Critics say that the amendment as envisaged by EARN IT would harm internet users by removing legal protections Section 230 gives tech companies for third party content.

The consequence would be those companies protecting themselves by engaging in (even more) censorship, and “working” with the government to this end – even more than we are aware they already do.

At the core of EARN IT is to target platforms for violations related to child sexual abuse material (CSAM) rules that exist at the federal and state level.

But allegedly, these platforms are reluctant to “moderate” i.e., censor content in a heavy-handed manner, and for that reason oppose the legislation.

Keep reading

Clearview Facial Recognition: A Perpetual Police Lineup

Clearview AI CEO Hoan Ton-That admitted that the company scraped 30 billion photos from Facebook and other social media platforms and used them in its massive facial recognition database accessible by law enforcement agencies across the U.S. Critics call the company’s database a “perpetual police lineup.”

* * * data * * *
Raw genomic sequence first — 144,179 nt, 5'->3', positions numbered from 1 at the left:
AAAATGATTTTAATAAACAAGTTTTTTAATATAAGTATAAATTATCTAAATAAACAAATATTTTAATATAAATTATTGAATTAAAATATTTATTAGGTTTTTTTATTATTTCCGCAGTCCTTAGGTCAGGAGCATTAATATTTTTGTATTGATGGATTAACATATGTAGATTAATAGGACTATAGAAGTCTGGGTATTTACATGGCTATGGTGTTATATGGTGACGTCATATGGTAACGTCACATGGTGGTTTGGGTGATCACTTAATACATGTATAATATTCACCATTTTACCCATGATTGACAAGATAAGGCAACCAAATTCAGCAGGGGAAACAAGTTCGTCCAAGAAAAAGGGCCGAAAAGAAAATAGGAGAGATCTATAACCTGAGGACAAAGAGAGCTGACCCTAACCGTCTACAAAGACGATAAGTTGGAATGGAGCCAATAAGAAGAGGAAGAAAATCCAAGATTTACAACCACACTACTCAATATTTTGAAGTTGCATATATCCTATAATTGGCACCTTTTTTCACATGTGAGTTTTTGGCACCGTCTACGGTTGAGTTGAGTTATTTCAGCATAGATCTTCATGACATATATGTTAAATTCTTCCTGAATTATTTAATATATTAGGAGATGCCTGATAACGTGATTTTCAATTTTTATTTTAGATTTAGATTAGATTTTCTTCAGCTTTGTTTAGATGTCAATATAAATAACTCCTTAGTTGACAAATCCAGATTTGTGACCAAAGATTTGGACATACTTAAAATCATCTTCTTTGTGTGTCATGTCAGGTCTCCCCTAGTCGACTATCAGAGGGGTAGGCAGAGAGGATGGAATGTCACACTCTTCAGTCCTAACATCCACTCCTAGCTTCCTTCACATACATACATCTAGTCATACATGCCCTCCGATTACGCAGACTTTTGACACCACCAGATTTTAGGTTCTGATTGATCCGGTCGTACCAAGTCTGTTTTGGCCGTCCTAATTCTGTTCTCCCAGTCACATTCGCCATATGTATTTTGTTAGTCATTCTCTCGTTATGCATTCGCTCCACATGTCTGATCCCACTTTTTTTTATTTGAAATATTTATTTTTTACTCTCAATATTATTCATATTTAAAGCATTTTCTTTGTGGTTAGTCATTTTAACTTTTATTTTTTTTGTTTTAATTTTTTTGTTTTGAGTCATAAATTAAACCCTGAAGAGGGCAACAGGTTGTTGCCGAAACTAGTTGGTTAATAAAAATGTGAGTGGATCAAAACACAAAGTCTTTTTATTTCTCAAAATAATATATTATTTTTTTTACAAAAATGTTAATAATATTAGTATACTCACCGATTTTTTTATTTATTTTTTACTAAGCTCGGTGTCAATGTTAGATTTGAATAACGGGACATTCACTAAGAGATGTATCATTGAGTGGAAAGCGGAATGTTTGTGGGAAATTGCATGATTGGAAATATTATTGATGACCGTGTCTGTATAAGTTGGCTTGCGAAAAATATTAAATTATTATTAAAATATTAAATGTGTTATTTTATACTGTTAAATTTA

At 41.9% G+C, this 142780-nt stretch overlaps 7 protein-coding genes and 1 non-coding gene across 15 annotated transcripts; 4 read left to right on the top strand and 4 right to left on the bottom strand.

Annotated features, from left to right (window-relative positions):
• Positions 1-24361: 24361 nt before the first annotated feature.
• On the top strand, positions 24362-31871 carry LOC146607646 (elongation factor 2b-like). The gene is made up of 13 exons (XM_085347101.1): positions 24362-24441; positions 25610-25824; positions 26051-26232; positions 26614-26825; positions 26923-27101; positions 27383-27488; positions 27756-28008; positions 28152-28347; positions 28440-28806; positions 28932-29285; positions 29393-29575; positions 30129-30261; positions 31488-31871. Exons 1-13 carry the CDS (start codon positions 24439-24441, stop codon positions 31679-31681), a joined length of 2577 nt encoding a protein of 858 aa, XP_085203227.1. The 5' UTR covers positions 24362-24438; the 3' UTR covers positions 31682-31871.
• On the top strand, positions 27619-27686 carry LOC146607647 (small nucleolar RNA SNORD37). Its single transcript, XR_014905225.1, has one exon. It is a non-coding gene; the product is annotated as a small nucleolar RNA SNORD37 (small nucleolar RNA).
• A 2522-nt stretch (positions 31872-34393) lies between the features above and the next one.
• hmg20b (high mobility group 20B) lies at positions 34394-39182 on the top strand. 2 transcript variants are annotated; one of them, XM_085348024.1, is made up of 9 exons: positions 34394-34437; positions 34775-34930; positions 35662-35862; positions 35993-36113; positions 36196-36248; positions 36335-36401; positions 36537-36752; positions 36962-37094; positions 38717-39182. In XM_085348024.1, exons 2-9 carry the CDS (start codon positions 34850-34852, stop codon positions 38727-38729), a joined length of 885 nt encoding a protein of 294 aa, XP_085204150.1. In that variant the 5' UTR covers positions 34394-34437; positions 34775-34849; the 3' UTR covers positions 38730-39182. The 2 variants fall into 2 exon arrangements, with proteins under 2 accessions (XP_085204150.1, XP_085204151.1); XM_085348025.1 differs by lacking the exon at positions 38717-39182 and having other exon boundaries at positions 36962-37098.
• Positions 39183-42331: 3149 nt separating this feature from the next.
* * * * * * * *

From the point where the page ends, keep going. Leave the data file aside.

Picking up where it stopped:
This is an example of the growing cooperation between private companies and government agencies in the ever-growing U.S. surveillance state.

The photos were collected from social media platforms without users’ permission or knowledge.

Clearview AI markets its facial recognition database as a tool allowing law enforcement to rapidly generate leads “to help identify suspects, witnesses and victims to close cases faster and keep communities safe.” According to Ton-That, law enforcement agencies across the U.S. have accessed the company’s database over 1 million times since 2017.

According to a CNN report last year, more than 3,100 U.S. agencies use Clearview AI, including the FBI and the Department of Homeland Security.

In a statement, Ton-That said, “Clearview AI’s database of publicly available images is lawfully collected, just like any other search engine like Google.”

While photo scraping might be legal, Facebook sent Clearview AI a cease and desist order in 2020 for violation of the platform’s terms of service. In an email to Insider, a Meta spokesperson said, “Clearview AI’s actions invade people’s privacy, which is why we banned their founder from our services and sent them a legal demand to stop accessing any data, photos, or videos from our services.”